While Captain Palmer (Sinai: Ancient History from the Monuments) provided data on the archaeological and historical evidence uncovered (early habitations, Egyptian presence, inscriptions in the first known alphabet), it was the task of Professor E. H. Palmer (The Desert of the Exodus) to outline the group's conclusions regarding the route and the mount.

In spite of lingering doubts, the group vetoed Serbal and voted for the Mount Mussa location, but with a twist. Since in front of Mount Mussa there was no valley wide enough where the Israelites could encamp and see the Theophany, Palmer offered a solution: The correct Mount Sinai was not the southern peak of the massif (Gebel Mussa), but its northern peak, RasSufsafeh, which faces "the spacious plain of ErRahah where no less than two million Israelites could encamp." In spite of the longheld tradition, he concluded, "we are compelled to reject" Gebel Mussa as the Mount of the Lawgiving.

The views of Professor Palmer were soon criticized, supported or modified by other scholars. Before long, there were several southern peaks that were offered as the true Mount Sinai, as well as several different routes to choose from.

But was the southern Sinai the only place in which to search?

Back in April 1860, the Journal of Sacred Literature published a revolutionary suggestion, that the Holy Mount was not in southern Sinai at all, but should be looked for in the central plateau. The anonymous contributor pointed out that its name, Badiyeth elTih, was very significant: it meant "the Wilderness of the Wandering," and the local Bedouins explain that it was there that the Children of Israel wandered. The article suggested a certain peak of the elTih as the proper Mount Sinai.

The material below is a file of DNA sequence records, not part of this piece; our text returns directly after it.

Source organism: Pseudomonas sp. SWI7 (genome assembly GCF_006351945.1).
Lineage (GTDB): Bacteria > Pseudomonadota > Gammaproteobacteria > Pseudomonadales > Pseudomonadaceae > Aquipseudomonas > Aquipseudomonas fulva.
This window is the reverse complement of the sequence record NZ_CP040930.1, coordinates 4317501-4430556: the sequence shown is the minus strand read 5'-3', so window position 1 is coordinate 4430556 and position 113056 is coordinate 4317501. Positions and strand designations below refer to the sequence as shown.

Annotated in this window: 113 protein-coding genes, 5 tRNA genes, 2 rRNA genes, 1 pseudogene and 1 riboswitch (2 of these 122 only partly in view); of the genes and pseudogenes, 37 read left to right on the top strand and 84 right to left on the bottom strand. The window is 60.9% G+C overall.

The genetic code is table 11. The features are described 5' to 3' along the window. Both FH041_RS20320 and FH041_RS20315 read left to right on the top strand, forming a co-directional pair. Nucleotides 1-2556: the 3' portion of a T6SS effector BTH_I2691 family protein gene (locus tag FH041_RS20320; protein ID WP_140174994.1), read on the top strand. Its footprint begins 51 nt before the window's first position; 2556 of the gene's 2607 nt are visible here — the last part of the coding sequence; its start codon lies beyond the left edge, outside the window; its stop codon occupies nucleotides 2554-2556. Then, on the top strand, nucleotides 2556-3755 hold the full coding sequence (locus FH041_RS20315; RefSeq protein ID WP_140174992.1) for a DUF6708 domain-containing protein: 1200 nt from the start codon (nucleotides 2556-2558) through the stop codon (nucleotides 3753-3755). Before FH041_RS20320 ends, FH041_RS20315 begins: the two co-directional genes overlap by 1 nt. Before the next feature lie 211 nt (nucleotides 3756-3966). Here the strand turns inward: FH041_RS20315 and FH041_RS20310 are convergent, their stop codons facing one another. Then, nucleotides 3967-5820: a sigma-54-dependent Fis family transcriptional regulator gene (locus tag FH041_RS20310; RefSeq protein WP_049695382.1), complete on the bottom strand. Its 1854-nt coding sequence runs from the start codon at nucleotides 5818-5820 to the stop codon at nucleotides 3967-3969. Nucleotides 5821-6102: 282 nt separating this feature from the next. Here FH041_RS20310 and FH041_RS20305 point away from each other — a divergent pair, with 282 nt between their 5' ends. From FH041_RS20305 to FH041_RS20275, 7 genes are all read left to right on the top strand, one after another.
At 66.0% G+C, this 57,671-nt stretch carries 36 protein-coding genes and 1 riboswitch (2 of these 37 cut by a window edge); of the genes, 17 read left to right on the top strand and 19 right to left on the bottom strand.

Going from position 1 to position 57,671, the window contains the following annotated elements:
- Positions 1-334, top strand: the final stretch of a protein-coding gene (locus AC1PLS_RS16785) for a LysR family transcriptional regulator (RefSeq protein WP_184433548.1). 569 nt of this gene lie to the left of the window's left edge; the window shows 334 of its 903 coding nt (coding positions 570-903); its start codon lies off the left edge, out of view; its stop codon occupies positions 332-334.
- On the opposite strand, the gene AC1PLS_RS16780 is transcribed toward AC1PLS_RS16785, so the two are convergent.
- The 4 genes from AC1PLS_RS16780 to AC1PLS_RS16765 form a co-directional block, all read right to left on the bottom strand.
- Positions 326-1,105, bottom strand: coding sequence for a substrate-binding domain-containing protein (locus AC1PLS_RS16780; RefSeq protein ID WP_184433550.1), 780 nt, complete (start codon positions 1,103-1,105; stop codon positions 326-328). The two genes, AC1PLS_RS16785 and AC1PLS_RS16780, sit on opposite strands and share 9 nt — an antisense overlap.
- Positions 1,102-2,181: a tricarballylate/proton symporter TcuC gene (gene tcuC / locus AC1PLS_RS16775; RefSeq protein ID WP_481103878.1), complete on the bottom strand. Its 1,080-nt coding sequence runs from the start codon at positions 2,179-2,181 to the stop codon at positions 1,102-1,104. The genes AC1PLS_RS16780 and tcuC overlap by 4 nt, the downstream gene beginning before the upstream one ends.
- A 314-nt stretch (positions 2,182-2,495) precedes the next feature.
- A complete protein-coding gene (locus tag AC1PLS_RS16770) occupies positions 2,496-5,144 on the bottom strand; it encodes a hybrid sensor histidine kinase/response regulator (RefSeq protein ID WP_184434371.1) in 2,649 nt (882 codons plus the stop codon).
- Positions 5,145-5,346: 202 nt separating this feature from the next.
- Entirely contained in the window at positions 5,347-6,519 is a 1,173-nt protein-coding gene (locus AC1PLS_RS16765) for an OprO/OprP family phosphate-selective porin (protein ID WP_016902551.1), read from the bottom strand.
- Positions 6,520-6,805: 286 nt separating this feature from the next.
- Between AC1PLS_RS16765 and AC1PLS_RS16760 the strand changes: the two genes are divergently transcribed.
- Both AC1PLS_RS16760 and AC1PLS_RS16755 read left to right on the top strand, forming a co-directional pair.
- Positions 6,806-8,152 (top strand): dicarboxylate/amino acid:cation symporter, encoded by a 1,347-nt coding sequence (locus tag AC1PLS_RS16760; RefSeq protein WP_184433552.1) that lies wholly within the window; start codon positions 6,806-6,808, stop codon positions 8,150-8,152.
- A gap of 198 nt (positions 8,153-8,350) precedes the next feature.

So, in 1873, a geographer and linguist named Charles T. Beke (who explored and mapped the origins of the Nile) set out "in search of the true Mount Sinai." His research established that Mount Mussa was so named after a fourth century monk Mussa who was famed for his piety and miracles, and not after the biblical Moses; and that the claims for Mount Mussa were begun only circa A.D. 550.


He also pointed out that the Jewish historian Josephus Flavius (who recorded his people's history for the Romans after the fall of Jerusalem in A.D. 70) described Mount Sinai as the highest in its area, which ruled out both Mussa and Serbal.

Beke also asked, how could the Israelites have gone south at all, past the Egyptian garrisons in the mining areas? His question has remained one of the unanswered objections to a southern location of Mount Sinai.

Charles Beke will not be remembered as the man who finally found the true Mount Sinai: as the title of his work indicated (Discoveries of Sinai in Arabia and Midian), he concluded that the mount was a volcano, somewhere southeast of the Dead Sea. But he raised many questions which cleared the desk for fresh and unfettered thinking regarding the location of the mount and the route of the Exodus.

The search for Mount Sinai in the southern part of the peninsula was closely linked with the notion of the "Southern Crossing" and "Southern Route" of the Exodus. These held that the Children of Israel literally crossed the Red Sea (from west to east) at or through the head of the Gulf of Suez. Once across, they were out of Egypt and on the western shores of the Sinai peninsula. They then journeyed south along the coastal strip, turned (somewhere) inland, and reached Mount Sinai (as, say, Burckhardt had done).

The Southern Crossing was indeed a deep-rooted and plausible tradition, buttressed by several legends. According to Greek sources, Alexander the Great was told that the Israelites had crossed the Red Sea at the head of the Gulf of Suez; it was there that he tried to emulate the Crossing.